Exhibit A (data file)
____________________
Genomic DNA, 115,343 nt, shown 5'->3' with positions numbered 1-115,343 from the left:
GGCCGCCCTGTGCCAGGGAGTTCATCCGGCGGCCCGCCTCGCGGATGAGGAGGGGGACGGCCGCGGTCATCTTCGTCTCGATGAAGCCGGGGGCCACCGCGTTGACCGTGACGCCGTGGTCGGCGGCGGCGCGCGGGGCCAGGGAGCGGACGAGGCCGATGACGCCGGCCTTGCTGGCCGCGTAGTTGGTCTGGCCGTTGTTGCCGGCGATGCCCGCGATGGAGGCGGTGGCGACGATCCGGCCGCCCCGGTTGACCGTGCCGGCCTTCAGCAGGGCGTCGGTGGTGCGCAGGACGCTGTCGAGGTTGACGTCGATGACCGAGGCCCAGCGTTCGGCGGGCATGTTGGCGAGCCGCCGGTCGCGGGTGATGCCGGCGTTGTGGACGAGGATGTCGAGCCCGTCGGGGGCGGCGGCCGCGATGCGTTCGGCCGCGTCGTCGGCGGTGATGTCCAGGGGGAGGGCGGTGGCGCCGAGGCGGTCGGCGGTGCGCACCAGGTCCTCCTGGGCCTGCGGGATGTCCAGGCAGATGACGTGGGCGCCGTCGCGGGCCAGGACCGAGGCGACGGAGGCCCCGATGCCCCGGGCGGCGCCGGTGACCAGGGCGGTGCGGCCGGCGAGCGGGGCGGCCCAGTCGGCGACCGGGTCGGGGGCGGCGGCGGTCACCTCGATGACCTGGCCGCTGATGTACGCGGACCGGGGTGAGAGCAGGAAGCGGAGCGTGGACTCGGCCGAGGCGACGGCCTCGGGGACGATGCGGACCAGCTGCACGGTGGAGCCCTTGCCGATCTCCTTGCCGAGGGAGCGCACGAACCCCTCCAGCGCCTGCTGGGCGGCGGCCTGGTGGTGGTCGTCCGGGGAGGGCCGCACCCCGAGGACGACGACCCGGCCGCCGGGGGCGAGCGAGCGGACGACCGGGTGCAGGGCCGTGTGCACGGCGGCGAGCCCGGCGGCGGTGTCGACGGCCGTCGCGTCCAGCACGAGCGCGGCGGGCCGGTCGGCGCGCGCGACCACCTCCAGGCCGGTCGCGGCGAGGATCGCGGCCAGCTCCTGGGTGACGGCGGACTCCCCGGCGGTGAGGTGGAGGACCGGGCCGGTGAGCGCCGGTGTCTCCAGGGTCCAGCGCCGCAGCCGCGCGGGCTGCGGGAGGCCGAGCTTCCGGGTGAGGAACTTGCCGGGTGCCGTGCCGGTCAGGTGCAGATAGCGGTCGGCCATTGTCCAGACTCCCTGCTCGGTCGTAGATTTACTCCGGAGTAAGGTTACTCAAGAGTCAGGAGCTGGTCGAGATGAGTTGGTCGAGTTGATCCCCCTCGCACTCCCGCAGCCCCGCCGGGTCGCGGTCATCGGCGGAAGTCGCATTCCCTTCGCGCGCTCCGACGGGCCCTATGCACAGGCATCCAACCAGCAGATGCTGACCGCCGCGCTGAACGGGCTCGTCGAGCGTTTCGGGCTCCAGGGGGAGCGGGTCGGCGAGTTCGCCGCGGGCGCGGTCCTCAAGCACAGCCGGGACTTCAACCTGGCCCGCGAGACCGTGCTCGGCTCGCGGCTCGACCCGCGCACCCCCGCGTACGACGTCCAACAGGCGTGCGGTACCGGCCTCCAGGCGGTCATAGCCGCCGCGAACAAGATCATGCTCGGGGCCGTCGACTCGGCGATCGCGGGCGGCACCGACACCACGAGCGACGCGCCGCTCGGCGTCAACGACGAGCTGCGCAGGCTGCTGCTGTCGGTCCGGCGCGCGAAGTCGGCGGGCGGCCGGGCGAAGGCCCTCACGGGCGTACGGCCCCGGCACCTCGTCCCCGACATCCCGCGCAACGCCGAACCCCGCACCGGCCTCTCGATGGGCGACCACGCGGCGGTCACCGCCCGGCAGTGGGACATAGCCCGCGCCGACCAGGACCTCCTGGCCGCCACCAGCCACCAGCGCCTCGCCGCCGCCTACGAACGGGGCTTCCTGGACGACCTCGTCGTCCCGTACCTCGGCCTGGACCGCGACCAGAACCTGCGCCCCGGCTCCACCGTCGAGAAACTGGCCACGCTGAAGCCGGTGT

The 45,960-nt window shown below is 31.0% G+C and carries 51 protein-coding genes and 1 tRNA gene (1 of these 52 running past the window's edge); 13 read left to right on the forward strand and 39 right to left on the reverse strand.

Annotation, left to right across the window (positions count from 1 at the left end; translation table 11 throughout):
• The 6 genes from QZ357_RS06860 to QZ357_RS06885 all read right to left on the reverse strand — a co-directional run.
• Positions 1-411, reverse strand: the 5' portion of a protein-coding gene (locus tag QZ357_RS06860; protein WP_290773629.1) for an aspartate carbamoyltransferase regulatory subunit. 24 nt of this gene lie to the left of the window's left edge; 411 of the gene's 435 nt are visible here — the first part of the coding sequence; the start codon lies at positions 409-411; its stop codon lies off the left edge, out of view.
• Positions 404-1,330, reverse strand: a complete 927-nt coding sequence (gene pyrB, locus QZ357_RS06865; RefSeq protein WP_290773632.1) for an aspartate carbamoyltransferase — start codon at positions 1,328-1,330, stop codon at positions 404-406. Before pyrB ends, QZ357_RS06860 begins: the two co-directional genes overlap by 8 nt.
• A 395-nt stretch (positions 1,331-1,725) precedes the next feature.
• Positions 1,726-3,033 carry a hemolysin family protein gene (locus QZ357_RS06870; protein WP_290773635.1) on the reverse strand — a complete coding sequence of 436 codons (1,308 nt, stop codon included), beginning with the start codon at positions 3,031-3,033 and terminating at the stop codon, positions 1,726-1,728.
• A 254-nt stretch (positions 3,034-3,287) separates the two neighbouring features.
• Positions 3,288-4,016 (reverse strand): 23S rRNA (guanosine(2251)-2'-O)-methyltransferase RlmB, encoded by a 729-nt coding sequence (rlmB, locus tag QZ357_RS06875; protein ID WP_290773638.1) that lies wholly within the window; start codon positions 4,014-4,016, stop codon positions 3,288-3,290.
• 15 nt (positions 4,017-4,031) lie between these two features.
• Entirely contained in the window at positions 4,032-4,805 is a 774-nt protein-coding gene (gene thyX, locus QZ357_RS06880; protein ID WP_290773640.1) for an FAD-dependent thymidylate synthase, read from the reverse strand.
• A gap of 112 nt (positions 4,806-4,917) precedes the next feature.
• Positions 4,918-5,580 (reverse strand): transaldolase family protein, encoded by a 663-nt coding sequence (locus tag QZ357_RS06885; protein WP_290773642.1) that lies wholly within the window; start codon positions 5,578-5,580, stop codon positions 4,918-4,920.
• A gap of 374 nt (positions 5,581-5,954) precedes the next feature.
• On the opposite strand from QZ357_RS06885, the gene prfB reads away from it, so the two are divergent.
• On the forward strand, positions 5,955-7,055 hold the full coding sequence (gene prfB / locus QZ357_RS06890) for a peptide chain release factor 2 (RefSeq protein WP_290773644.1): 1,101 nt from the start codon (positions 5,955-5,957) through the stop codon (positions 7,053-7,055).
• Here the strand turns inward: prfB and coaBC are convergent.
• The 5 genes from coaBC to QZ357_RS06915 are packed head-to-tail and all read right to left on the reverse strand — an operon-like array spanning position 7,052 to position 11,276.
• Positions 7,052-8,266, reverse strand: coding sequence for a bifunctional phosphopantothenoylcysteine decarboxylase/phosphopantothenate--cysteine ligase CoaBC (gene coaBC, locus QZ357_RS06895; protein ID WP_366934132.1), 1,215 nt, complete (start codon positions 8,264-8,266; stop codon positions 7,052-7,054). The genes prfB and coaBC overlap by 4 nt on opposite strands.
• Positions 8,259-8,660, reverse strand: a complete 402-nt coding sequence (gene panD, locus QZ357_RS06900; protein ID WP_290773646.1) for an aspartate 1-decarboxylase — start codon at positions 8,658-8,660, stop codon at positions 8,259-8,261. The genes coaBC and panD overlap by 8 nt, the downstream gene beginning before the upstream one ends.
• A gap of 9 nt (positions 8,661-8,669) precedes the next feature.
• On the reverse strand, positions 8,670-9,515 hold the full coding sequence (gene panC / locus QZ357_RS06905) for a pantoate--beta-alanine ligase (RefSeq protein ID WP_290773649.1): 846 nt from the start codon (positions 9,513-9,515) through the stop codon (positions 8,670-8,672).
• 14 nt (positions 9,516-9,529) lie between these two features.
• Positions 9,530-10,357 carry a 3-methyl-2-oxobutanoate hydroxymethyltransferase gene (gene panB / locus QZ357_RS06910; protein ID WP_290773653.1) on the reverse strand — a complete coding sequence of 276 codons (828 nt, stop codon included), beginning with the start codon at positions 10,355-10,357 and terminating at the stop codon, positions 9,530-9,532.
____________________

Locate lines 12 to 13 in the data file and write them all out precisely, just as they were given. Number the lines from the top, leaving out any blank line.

• 15 nt (positions 4,017-4,031) lie between these two features.
• Entirely contained in the window at positions 4,032-4,805 is a 774-nt protein-coding gene (gene thyX, locus QZ357_RS06880; protein ID WP_290773640.1) for an FAD-dependent thymidylate synthase, read from the reverse strand.